• 341 days Will The ECB Continue To Hike Rates?
  • 341 days Forbes: Aramco Remains Largest Company In The Middle East
  • 343 days Caltech Scientists Succesfully Beam Back Solar Power From Space
  • 743 days Could Crypto Overtake Traditional Investment?
  • 748 days Americans Still Quitting Jobs At Record Pace
  • 750 days FinTech Startups Tapping VC Money for ‘Immigrant Banking’
  • 753 days Is The Dollar Too Strong?
  • 753 days Big Tech Disappoints Investors on Earnings Calls
  • 754 days Fear And Celebration On Twitter as Musk Takes The Reins
  • 756 days China Is Quietly Trying To Distance Itself From Russia
  • 756 days Tech and Internet Giants’ Earnings In Focus After Netflix’s Stinker
  • 760 days Crypto Investors Won Big In 2021
  • 760 days The ‘Metaverse’ Economy Could be Worth $13 Trillion By 2030
  • 761 days Food Prices Are Skyrocketing As Putin’s War Persists
  • 763 days Pentagon Resignations Illustrate Our ‘Commercial’ Defense Dilemma
  • 764 days US Banks Shrug off Nearly $15 Billion In Russian Write-Offs
  • 767 days Cannabis Stocks in Holding Pattern Despite Positive Momentum
  • 768 days Is Musk A Bastion Of Free Speech Or Will His Absolutist Stance Backfire?
  • 768 days Two ETFs That Could Hedge Against Extreme Market Volatility
  • 770 days Are NFTs About To Take Over Gaming?
Another Retail Giant Bites The Dust

Another Retail Giant Bites The Dust

Forever 21 filed for Chapter…

Billionaires Are Pushing Art To New Limits

Billionaires Are Pushing Art To New Limits

Welcome to Art Basel: The…

The Problem With Modern Monetary Theory

The Problem With Modern Monetary Theory

Modern monetary theory has been…

Keith Kennedy

Keith Kennedy

Dr. Keith Kennedy has many years experience as an investor and has an extensive background in management consulting. He has advised stockbrokers, banks, insurance companies,…

Contact Author

  1. Home
  2. Markets
  3. Other

Bet Your Money on a Sure Thing

If the opinions of the investment advisors with free newsletters and web site market forecasts are to be believed it is a sure thing that the market will be higher at the year end. You can bet money on that. Of course, nobody is going to cover your losses if you lose.

The FIFTI 1 (Free Information From The Internet) Index from www.InvestorsInternet.com was at its most bullish for the year end a week ago (88% bulls). This week, after three consecutive weeks of advancement by the major indexes, some bulls are wondering if that is too much of a good thing. This week they have pulled back to a more neutral opinion. The latest FIFTI Index of investment advisors with free newsletters and web site market forecasts is at 70% bulls and 5% bears for the year end.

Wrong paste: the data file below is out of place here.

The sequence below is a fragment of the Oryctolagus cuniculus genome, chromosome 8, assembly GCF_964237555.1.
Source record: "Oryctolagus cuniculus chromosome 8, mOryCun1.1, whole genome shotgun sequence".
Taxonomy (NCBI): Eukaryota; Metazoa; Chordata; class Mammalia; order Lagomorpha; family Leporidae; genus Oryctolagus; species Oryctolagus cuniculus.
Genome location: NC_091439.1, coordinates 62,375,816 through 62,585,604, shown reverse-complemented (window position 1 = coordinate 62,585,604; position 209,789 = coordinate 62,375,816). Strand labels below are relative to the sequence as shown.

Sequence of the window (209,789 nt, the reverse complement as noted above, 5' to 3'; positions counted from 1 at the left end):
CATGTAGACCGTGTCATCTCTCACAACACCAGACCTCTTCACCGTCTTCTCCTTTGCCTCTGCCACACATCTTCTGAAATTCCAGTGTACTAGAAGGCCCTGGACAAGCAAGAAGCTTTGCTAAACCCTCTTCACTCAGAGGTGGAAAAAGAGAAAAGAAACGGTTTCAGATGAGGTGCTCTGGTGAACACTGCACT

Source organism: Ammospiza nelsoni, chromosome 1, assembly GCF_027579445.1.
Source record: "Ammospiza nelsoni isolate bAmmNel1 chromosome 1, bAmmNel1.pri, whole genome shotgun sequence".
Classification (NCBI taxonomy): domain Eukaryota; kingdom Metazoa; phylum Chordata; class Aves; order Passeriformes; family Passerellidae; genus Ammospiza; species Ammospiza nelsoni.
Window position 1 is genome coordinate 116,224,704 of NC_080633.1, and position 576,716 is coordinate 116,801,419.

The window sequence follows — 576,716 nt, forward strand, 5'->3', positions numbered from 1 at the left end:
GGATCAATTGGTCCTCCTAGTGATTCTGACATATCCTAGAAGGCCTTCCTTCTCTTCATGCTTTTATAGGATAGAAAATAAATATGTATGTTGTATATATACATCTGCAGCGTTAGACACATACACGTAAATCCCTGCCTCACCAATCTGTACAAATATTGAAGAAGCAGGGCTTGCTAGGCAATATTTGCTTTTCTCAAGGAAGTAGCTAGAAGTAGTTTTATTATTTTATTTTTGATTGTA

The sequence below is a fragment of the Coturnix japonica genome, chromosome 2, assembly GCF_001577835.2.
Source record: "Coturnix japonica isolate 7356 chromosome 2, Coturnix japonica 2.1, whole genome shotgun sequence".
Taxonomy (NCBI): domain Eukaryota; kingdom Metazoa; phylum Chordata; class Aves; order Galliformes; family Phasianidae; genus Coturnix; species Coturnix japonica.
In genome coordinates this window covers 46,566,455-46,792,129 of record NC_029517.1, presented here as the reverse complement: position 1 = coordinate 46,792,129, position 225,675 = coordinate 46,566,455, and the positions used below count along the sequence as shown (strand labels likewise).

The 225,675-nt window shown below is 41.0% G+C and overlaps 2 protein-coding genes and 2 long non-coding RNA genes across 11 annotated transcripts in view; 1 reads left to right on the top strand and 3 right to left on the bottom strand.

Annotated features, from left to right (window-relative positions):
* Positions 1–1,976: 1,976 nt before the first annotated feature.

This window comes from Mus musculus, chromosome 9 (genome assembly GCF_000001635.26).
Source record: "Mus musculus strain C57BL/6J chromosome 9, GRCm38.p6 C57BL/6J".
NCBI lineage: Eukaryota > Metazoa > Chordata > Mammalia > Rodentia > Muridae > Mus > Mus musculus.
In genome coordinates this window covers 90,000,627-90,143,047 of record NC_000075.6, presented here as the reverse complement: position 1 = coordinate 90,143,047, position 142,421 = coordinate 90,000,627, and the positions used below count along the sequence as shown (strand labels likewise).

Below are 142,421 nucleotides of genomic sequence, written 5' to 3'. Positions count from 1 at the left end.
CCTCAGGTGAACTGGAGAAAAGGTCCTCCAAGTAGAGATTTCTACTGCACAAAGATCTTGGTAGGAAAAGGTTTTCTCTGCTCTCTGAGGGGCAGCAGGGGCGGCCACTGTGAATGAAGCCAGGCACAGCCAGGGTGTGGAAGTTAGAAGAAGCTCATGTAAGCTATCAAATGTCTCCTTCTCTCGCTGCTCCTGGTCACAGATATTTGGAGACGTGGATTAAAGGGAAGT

In the past three weeks (Friday to Friday) the Dow gained 471 points, the S&P 500 added 55 points and the Nasdaq piled on 120 points. In fact, that impressive performance has only recouped the losses from the start of August, and not even that for the S&P 500. Doesn't that mean the market is still in a trading range? "No", say the bulls, the Nasdaq 100 is leading now, and look at the Dow Transportation Index go.

The arguments by the bulls certainly have some merit. The market has taken little notice of bad economic news in the last few weeks. Higher deficits, inflation, and the potential for an inverted yield curve barely rate a mention. A topping housing market is so confounded by continuing strong consumer spending that retailers are reappearing on buy lists. Sectors, chart patterns, Elliott Waves, technical indicators, cycles, Wall Street bonuses and falling oil prices are the arguments that the bulls use to predict an S&P 500 at 1,270 by the year end. That would be a 5% increase for the year and give rise to plenty of analysts and investment gurus saying "Told you so".

The bears have almost disappeared from sight, at least for the year end forecast. They are still around, though diminished, for the very short-term and they are still in the majority for the long-term forecast. The FIFTI Index is at 56% bulls and 15% bears for the short-term, and 37% bulls and 50% bears for the long term.

The bears point out all the reasons the market shouldn't go higher by year end, but then admit that it is likely that it will. The market is overbought, technical resistance is just above, indicators are rolling over, market internals are not good, and there is too much bullish sentiment are the current arguments. Add those to the fundamental arguments about interest rates, falling consumer confidence, negative savings rates, lower forecasts for company earnings, terrorism and low popularity ratings for the President and you have a convincing set of logic for the bears as well as the bulls.

The arguments for the bulls and the bears are particularly fascinating when you see, at respected Web sites this past weekend, statements such as "the current P/E of 16.6 represents good value given the interest rate and earnings outlooks" and "with the S&P 500 at about 19.5 times record trailing net earnings (the average historical multiple on record earnings is about 12, regardless of the particular level of interest rates or inflation), even the recent market advance has failed to exhibit much evidence of sponsorship or favorable information". No wonder the poor investor is confused.

Which way will the market go by year end? Even a contrarian would find it hard to bet against all those Wall Street bonuses.

1 The FIFTI Index is based on Free Information From The Internet, and in particular, on advice provided by fifty independent newsletter writers selected from the book "The Investor's Free Internet".

Back to homepage

Leave a comment

Leave a comment